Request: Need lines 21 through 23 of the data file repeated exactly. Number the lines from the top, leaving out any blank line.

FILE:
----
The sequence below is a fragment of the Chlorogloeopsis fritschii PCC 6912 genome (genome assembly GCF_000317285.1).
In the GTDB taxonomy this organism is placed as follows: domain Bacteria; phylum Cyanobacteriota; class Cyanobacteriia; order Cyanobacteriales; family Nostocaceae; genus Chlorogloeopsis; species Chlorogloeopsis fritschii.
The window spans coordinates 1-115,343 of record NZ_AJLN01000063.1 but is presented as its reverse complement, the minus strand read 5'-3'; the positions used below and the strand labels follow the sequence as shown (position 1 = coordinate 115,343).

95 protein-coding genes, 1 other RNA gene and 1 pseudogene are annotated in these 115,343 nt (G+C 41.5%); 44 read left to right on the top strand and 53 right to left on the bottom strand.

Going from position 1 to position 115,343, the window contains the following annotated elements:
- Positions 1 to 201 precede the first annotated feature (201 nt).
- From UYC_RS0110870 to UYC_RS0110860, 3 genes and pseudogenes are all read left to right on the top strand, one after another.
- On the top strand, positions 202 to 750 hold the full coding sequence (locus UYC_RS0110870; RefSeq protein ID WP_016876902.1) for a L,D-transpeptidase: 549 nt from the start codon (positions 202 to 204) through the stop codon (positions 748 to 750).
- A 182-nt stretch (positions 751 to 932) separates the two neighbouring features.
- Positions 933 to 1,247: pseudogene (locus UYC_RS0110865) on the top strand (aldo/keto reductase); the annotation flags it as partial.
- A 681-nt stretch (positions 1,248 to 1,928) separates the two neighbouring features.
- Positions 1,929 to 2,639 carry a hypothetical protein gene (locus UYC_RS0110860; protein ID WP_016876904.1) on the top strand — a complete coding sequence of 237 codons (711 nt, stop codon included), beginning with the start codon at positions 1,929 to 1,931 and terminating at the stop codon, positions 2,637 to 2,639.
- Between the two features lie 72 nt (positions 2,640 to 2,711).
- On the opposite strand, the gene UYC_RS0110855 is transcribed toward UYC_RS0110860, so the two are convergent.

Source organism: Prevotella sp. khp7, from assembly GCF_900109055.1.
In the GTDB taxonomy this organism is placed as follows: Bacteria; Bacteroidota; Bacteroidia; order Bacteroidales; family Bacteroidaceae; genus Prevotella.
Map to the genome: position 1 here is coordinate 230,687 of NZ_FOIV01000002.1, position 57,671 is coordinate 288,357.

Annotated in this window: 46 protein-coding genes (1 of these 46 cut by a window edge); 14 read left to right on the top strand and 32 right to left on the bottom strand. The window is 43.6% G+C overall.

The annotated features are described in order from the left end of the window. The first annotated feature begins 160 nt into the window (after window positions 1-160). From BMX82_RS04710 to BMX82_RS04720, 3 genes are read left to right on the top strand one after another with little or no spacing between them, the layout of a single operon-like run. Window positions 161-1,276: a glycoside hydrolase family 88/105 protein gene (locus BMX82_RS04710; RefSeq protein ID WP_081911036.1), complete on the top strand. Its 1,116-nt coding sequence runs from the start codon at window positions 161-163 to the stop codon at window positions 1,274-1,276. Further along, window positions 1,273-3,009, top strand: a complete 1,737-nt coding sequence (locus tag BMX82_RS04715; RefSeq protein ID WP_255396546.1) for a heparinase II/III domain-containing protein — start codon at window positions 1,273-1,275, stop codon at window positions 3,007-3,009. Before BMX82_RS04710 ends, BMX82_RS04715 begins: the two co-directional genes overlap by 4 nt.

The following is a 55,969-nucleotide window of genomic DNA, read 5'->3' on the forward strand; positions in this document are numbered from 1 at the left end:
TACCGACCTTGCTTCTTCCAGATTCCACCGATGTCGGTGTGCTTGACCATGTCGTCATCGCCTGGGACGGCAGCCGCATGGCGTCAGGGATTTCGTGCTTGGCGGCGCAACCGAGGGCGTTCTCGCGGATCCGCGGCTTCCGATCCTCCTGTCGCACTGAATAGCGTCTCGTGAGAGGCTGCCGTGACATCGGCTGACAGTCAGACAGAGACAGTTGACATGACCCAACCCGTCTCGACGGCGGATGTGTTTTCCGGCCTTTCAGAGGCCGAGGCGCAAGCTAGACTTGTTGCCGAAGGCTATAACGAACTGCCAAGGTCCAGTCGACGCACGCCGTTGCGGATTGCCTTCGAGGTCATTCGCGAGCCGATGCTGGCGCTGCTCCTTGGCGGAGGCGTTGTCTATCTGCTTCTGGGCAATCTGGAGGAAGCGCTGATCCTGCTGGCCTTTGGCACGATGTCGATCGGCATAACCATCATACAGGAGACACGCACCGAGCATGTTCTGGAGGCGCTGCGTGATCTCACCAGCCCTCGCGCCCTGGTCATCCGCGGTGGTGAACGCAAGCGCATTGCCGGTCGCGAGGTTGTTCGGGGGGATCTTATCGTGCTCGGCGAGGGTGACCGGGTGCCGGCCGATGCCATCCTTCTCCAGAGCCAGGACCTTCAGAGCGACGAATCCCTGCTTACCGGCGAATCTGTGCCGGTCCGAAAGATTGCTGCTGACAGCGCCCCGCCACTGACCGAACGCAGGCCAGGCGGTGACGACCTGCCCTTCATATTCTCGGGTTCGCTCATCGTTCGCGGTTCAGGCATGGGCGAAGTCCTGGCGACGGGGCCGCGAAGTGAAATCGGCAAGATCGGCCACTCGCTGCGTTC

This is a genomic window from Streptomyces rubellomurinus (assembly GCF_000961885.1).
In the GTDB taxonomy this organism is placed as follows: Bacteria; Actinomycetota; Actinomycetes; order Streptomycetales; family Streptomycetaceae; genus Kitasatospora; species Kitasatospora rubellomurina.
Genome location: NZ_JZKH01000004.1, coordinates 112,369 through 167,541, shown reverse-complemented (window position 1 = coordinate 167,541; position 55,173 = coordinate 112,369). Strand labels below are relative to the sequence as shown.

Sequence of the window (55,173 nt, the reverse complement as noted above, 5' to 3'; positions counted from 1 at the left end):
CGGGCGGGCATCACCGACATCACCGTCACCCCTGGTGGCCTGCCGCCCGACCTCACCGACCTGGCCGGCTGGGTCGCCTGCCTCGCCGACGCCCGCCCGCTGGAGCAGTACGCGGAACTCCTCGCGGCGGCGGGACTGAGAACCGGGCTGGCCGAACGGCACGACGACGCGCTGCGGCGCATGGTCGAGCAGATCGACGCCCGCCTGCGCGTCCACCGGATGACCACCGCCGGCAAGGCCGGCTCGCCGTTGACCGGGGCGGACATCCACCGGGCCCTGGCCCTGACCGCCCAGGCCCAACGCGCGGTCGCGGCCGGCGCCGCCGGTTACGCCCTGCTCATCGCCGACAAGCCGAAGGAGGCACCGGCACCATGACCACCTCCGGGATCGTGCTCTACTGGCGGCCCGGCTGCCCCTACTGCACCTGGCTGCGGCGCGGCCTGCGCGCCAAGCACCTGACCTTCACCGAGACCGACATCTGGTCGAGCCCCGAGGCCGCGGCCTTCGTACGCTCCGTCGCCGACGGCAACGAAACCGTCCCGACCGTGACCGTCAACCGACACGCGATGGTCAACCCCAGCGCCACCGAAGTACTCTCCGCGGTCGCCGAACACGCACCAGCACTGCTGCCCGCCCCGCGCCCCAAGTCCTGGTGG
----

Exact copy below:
TACCGACCTTGCTTCTTCCAGATTCCACCGATGTCGGTGTGCTTGACCATGTCGTCATCGCCTGGGACGGCAGCCGCATGGCGTCAGGGATTTCGTGCTTGGCGGCGCAACCGAGGGCGTTCTCGCGGATCCGCGGCTTCCGATCCTCCTGTCGCACTGAATAGCGTCTCGTGAGAGGCTGCCGTGACATCGGCTGACAGTCAGACAGAGACAGTTGACATGACCCAACCCGTCTCGACGGCGGATGTGTTTTCCGGCCTTTCAGAGGCCGAGGCGCAAGCTAGACTTGTTGCCGAAGGCTATAACGAACTGCCAAGGTCCAGTCGACGCACGCCGTTGCGGATTGCCTTCGAGGTCATTCGCGAGCCGATGCTGGCGCTGCTCCTTGGCGGAGGCGTTGTCTATCTGCTTCTGGGCAATCTGGAGGAAGCGCTGATCCTGCTGGCCTTTGGCACGATGTCGATCGGCATAACCATCATACAGGAGACACGCACCGAGCATGTTCTGGAGGCGCTGCGTGATCTCACCAGCCCTCGCGCCCTGGTCATCCGCGGTGGTGAACGCAAGCGCATTGCCGGTCGCGAGGTTGTTCGGGGGGATCTTATCGTGCTCGGCGAGGGTGACCGGGTGCCGGCCGATGCCATCCTTCTCCAGAGCCAGGACCTTCAGAGCGACGAATCCCTGCTTACCGGCGAATCTGTGCCGGTCCGAAAGATTGCTGCTGACAGCGCCCCGCCACTGACCGAACGCAGGCCAGGCGGTGACGACCTGCCCTTCATATTCTCGGGTTCGCTCATCGTTCGCGGTTCAGGCATGGGCGAAGTCCTGGCGACGGGGCCGCGAAGTGAAATCGGCAAGATCGGCCACTCGCTGCGTTC

This is a genomic window from Streptomyces rubellomurinus (assembly GCF_000961885.1).
In the GTDB taxonomy this organism is placed as follows: Bacteria; Actinomycetota; Actinomycetes; order Streptomycetales; family Streptomycetaceae; genus Kitasatospora; species Kitasatospora rubellomurina.